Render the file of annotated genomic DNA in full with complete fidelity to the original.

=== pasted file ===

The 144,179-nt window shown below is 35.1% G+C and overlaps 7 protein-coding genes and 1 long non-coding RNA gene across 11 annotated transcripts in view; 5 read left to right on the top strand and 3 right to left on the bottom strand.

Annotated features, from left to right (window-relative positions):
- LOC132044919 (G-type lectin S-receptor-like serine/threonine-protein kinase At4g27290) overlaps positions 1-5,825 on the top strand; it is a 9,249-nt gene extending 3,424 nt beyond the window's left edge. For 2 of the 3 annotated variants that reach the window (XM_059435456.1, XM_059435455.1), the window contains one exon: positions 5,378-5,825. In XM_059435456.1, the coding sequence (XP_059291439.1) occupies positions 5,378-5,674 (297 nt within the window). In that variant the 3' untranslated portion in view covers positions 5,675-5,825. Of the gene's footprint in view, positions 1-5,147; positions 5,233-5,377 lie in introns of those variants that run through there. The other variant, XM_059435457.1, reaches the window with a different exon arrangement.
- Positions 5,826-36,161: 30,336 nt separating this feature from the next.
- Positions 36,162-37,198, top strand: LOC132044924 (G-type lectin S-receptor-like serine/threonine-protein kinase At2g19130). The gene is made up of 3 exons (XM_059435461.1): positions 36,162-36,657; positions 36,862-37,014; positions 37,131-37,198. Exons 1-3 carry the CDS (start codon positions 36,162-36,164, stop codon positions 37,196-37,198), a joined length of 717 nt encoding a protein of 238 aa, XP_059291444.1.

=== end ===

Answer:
The 144,179-nt window shown below is 35.1% G+C and overlaps 7 protein-coding genes and 1 long non-coding RNA gene across 11 annotated transcripts in view; 5 read left to right on the top strand and 3 right to left on the bottom strand.

Annotated features, from left to right (window-relative positions):
- LOC132044919 (G-type lectin S-receptor-like serine/threonine-protein kinase At4g27290) overlaps positions 1-5,825 on the top strand; it is a 9,249-nt gene extending 3,424 nt beyond the window's left edge. For 2 of the 3 annotated variants that reach the window (XM_059435456.1, XM_059435455.1), the window contains one exon: positions 5,378-5,825. In XM_059435456.1, the coding sequence (XP_059291439.1) occupies positions 5,378-5,674 (297 nt within the window). In that variant the 3' untranslated portion in view covers positions 5,675-5,825. Of the gene's footprint in view, positions 1-5,147; positions 5,233-5,377 lie in introns of those variants that run through there. The other variant, XM_059435457.1, reaches the window with a different exon arrangement.
- Positions 5,826-36,161: 30,336 nt separating this feature from the next.
- Positions 36,162-37,198, top strand: LOC132044924 (G-type lectin S-receptor-like serine/threonine-protein kinase At2g19130). The gene is made up of 3 exons (XM_059435461.1): positions 36,162-36,657; positions 36,862-37,014; positions 37,131-37,198. Exons 1-3 carry the CDS (start codon positions 36,162-36,164, stop codon positions 37,196-37,198), a joined length of 717 nt encoding a protein of 238 aa, XP_059291444.1.